Friday, July 25, 2008

Fly Free!

...

I've been entertaining a particularly delicious image, lately.

I take one of my unfinished sweaters out to the park, and I launch it into the air like a kite. The as-yet-unknit yarn serves as a kite string, and the sweater sails into the sky. It soars with arms at full extension, looking very much like a child's drawing of a sweater.

When my ball of yarn runs out, the wind keeps blowing and the sweater starts to unravel. As it soars higher and higher, the sweater unknits itself, until there is nothing left.




There's one sweater I wouldn't mind trying this with.

I started knitting this particular sweater some time before Robb's accident, which is over two years ago. This was a cute lacy sweater made out of crazy fuzzy cobweb-thin expensive yarn. I had just gotten to a point where I realized I didn't know what I was going to do about the sweater's shaping and needed serious sweater-guidance, when Robb shattered his spine, and all thoughts of knitting came to an immediate halt.

After a year of sweater-neglect, I picked up the unfinished bits, and just sighed. I had altered the lace pattern (which covered every inch of the sweater), but didn't remember what the changes were. I didn't make any notes at the time, and the yarn was almost impossible to unravel. So, I carefully folded the sweater pieces, and parked them on my wire bookshelf.

The sweater bits sat for months and months, and unbeknownst to me, got covered with some horrible sticky secretion from a mite-infested orchid. Let me tell you one thing A fuzzy lace sweater covered in gooey insect poo is revolting item, indeed.

I painstakingly washed the pieces of unfinished sweater, and shoved them back onto what we call the Pile of Denial.

This sweater fills me with sadness, and I really wish I could just let it fly away.

11 comments:

Anonymous said...

I can identify with this. I recently decided that anything that I have that gives me bad thoughts when I look at it gets thrown away (or given away or recycled, etc). It doesn't matter how expensive it was, or how much effort I put into it at one time, I don't want to keep things around me that give me bad thoughts. It is very liberating.

(I've never commented on your blog, but I read it regularly. I have suffered loss as well, I just started dialysis.)

Anonymous said...

Do we all have unfinished items of good intention on our shelves of denial? Mine was a quilt I started many years ago, crafted from numerous saved items of clothing worn by our children. It was Waaaay too large and bulky and weighted me down with guilt, hope, and more guilt. I finally liberated my psyche with cooking oil poured liberally over the fabric (so I could not change my mind) and a sturdy pair of scissors! As I cut it apart, I slowly liberated my mind as well.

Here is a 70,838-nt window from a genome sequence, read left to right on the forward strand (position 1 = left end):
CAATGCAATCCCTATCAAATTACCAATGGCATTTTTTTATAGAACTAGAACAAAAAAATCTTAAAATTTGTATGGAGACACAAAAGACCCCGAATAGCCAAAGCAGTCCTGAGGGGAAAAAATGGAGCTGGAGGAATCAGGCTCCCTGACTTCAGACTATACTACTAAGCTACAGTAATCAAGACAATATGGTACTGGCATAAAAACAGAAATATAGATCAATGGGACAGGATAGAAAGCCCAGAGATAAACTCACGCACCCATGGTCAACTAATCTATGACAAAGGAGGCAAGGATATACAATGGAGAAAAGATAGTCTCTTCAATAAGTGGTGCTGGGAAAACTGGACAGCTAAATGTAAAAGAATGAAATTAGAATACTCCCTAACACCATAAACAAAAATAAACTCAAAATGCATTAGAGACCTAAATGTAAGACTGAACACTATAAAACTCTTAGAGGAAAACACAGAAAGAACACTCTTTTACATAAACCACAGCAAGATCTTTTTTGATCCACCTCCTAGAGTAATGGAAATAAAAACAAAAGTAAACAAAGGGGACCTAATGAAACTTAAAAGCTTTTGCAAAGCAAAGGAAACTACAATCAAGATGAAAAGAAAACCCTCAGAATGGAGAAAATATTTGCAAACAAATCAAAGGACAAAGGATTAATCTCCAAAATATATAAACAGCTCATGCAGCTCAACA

Grinch

Anonymous said...

How about making it into a catnip toy in a shape that makes you want to laugh when they chew and kick and drool on it? You could savor shredding the rest and leave out the pieces for birds building nests next spring. Of course if it were me, I'd probably just put it back in the closet, hoping inspiration would strike later...

Best, Spencer

cath said...

I think I have to agree with the first comment. Can you imagine ever wearing this sweater happily? I don't frog or get rid of things easily, but if you can manage, this might be the sort of thing to let go. There are so many things that you can be working on that make you happy. It doesn't sound like this one ever will.

shiloh said...

Hey....I still havn't finished that stupid sock.Maybe after October.

Shiloh

Gothknits said...

Send it to me and I'll frog it for you. I've done this for others before. I have projects of my own waiting to be unraveled, yet can't bear to do it...yet.

Anonymous said...

When my daughter was born in July I decided to embroider a Christmas stocking for her. I had never embroidered before and had to learn as I went along. It is half finished, has 1000 mistakes in it, I am not even that crazy about the pattern and my daughter is now 14 years old. But I still have it and I still look at it and all it does is remind me of all the good intentions I had for being a mother and how I fall short every day. You've made me see the insanity in keeping a half finished ugly bit of cloth around year in and year out just for the privilege of beating myself up with it regularly! TODAY it goes in the trash. HOORAY!

Anonymous said...

Lisa, Check out one of the surprise patterns on Knitty.com this issue. It is a lacy sweater with random cables that is just GORGEOUS! (It's sea something or other, can't remember) Perhaps a complete revamp would be worth it? I hate to see expensive yarn go to waste.

Idhunna

Anonymous said...

Those are some impressive hairballs!

Annalisa

knitica said...

Is it impossible to rip out? I completely unravelled a sweater after avoiding wearing it for over a year because the guage was slightly off and it was a bit too big. I was insanely happy when the mistake was fixed and I had something I wanted to wear.

The first sweater I knitted was for a friend who turned out to be allergic to wool. I got it back from him (later replaced by a cotton and recycled denim sweater) ripped it out, washed the yarn, and reknit a vest for my Dad with some of the yarn. The vest is weirdly baggy and ill fitting, I doubt Dad ever wears it, so I put the rest of the yarn into my guild's yarn auction. Was it wrong not to include a warning?

rosered2318 said...

Well...if it were inexpensive yarn, what would you do with it? Because expensive or inexpensive, it's only service right now is making you feel bad.

Honestly, I love the idea of kite string. Think of how satisfying it would be to watch it unravel and the ironic enjoyment of watching all that expensive string turn from something you glare at into something that delights you.

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